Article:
CFPB Publishes County-by-County Breakdown of Consumer Complaints

There appears to be a racial component to consumer complaints filed with the Consumer Financial Protection Bureau, according to data released yesterday by the regulator, including complaints related to debt collection. Overall, consumers living in counties with the highest percentage of minority populations submitted four times as many complaints as those living in counties with the lowest percentages of minority populations.

A copy of the report can be accessed by clicking here. It broke down all of the counties in the United States by the percentage of minority populations living in them into five categories — counties where between 1% and 20% where minorities, where between 21% and 40% were minorities, where between 41% and 60% were minorities, where between 61% and 80% were minorities, and where between 81% and 100% were minorities.

On average, about 24 out of every 100,000 people living in the United States filed a debt collection-related complaint with the CPFB in 2019 or 2020. In the counties where between 41% and 60% are minorities, the complaint number was 30.1 per 100,000, in the counties where between 61% and 80% were minorities, it was 37.5 per 100,000, and in counties where between 81% and 100% are minorities, it was 30.3 per 100,000 individuals. In the two categories where the percentage of minorities was less than 40%, the number of complaints was 12.3 (1%-20%) and 20.3 (21%-40%) per 100,000 individuals.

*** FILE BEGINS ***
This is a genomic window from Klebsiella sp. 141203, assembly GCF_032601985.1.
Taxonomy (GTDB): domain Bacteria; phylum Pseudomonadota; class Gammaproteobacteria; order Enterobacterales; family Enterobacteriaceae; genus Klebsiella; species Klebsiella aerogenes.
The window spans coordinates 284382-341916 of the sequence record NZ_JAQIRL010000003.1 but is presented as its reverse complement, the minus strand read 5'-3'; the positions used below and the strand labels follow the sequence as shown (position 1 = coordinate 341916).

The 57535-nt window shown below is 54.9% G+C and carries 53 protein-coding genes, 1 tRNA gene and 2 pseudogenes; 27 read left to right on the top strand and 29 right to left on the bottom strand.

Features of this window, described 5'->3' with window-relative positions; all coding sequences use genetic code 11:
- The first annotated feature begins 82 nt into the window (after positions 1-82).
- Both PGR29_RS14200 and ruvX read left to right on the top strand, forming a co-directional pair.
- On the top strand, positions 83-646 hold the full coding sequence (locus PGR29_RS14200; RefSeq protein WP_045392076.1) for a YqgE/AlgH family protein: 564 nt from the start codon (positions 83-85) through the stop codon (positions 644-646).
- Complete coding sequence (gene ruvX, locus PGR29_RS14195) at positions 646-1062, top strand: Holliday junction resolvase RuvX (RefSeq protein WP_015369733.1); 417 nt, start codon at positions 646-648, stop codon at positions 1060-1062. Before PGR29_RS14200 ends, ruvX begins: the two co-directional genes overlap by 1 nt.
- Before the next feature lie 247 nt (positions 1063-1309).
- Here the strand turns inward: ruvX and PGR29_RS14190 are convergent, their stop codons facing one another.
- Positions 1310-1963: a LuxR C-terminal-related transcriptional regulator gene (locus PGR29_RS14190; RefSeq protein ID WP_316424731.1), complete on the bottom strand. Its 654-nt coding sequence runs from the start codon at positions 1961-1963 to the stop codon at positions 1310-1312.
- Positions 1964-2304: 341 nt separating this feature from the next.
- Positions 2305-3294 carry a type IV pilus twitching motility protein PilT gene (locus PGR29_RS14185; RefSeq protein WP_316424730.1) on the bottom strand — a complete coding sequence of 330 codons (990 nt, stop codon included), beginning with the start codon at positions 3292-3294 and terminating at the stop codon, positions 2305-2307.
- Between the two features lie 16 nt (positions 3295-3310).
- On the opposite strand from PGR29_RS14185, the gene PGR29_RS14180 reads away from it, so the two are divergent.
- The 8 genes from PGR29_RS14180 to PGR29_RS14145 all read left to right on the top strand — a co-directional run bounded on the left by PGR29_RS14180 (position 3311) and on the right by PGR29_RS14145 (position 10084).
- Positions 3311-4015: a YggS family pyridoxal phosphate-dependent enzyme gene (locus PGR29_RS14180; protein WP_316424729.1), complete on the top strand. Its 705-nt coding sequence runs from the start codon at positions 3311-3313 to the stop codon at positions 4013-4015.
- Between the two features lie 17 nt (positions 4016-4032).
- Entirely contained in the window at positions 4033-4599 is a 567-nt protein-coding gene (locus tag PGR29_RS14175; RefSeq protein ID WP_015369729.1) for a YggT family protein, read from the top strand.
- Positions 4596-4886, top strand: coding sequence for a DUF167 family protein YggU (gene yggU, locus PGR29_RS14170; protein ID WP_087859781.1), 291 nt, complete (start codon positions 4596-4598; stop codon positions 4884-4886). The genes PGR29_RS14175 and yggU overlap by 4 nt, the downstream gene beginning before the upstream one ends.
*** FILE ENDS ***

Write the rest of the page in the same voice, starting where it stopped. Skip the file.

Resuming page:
The data pattern was not specific only to collections. For every type of complaint except prepaid cards, student loans, credit repair, and title loans, complaints were far above the national average in counties where at least 41% of the population is minorities.

Here is what the CFPB had to say about the debt collection data:

Debt collection also appears to cause more issues for consumers in predominantly minority counties than in predominately white communities. The most common debt collection complaint is about attempts to collect a debt that the consumer reports is not owed. In these complaints, consumers described a range of topics, such as being called about debts they do not recognize, attempts to collect a debt that belongs to someone else, and being in collections for services or products they did not receive.Additionally, similar to credit or consumer reporting complaints, consumers often report that a debt in collection was the result of identity theft. Complaints about debt resulting from identity theft have been increasing for several years. In these complaints, consumers often reported that they first learn of the existence of the debt after reviewing their credit reports. Many of these consumers described completing an identity theft report and contacting the collectors listed on their credit report in an attempt to remove the debt.

“Consumer complaints support and inform the CFPB’s work, and provide key insight into emerging trends in the financial marketplace,” said CFPB Acting Director Dave Uejio, in a statement. “Today’s report shows that while all people across the nation face financial hardships, a significantly higher rate of complaints come from ethnically diverse communities. The data raise concerns that deserve our further study and, as such, we’ll keep a spotlight on patterns or any abuses we see.”

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